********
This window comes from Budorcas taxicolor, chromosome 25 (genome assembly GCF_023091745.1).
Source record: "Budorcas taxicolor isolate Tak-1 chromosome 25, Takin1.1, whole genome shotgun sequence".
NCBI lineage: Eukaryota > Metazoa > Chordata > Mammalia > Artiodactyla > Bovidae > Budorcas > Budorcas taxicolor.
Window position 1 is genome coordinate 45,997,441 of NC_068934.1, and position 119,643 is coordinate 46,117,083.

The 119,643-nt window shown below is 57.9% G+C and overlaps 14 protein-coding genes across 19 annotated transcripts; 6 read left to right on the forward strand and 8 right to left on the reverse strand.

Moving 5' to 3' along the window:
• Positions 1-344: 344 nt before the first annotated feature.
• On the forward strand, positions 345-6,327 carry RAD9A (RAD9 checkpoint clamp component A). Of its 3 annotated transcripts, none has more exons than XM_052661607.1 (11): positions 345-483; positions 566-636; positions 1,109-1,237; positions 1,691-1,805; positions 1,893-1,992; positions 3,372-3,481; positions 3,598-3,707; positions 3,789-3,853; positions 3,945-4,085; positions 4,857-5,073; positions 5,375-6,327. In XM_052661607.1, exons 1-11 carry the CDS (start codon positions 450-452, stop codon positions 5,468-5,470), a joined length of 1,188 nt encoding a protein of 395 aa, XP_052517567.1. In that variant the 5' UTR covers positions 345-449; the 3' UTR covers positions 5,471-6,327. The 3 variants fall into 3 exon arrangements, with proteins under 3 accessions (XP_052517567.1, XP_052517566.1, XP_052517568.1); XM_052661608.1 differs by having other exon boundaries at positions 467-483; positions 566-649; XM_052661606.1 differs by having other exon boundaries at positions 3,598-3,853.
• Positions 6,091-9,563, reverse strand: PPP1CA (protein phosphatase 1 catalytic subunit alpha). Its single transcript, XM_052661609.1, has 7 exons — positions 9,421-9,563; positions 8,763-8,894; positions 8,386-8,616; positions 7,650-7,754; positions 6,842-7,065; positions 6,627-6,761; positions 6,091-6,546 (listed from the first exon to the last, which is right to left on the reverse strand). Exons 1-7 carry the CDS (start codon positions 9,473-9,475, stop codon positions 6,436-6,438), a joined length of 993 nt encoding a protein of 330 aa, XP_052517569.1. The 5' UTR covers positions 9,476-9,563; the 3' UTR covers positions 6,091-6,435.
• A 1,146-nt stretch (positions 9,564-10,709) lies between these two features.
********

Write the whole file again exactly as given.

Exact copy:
This window comes from Budorcas taxicolor, chromosome 25 (genome assembly GCF_023091745.1).
Source record: "Budorcas taxicolor isolate Tak-1 chromosome 25, Takin1.1, whole genome shotgun sequence".
NCBI lineage: Eukaryota > Metazoa > Chordata > Mammalia > Artiodactyla > Bovidae > Budorcas > Budorcas taxicolor.
Window position 1 is genome coordinate 45,997,441 of NC_068934.1, and position 119,643 is coordinate 46,117,083.

The 119,643-nt window shown below is 57.9% G+C and overlaps 14 protein-coding genes across 19 annotated transcripts; 6 read left to right on the forward strand and 8 right to left on the reverse strand.

Moving 5' to 3' along the window:
• Positions 1-344: 344 nt before the first annotated feature.
• On the forward strand, positions 345-6,327 carry RAD9A (RAD9 checkpoint clamp component A). Of its 3 annotated transcripts, none has more exons than XM_052661607.1 (11): positions 345-483; positions 566-636; positions 1,109-1,237; positions 1,691-1,805; positions 1,893-1,992; positions 3,372-3,481; positions 3,598-3,707; positions 3,789-3,853; positions 3,945-4,085; positions 4,857-5,073; positions 5,375-6,327. In XM_052661607.1, exons 1-11 carry the CDS (start codon positions 450-452, stop codon positions 5,468-5,470), a joined length of 1,188 nt encoding a protein of 395 aa, XP_052517567.1. In that variant the 5' UTR covers positions 345-449; the 3' UTR covers positions 5,471-6,327. The 3 variants fall into 3 exon arrangements, with proteins under 3 accessions (XP_052517567.1, XP_052517566.1, XP_052517568.1); XM_052661608.1 differs by having other exon boundaries at positions 467-483; positions 566-649; XM_052661606.1 differs by having other exon boundaries at positions 3,598-3,853.
• Positions 6,091-9,563, reverse strand: PPP1CA (protein phosphatase 1 catalytic subunit alpha). Its single transcript, XM_052661609.1, has 7 exons — positions 9,421-9,563; positions 8,763-8,894; positions 8,386-8,616; positions 7,650-7,754; positions 6,842-7,065; positions 6,627-6,761; positions 6,091-6,546 (listed from the first exon to the last, which is right to left on the reverse strand). Exons 1-7 carry the CDS (start codon positions 9,473-9,475, stop codon positions 6,436-6,438), a joined length of 993 nt encoding a protein of 330 aa, XP_052517569.1. The 5' UTR covers positions 9,476-9,563; the 3' UTR covers positions 6,091-6,435.
• A 1,146-nt stretch (positions 9,564-10,709) lies between these two features.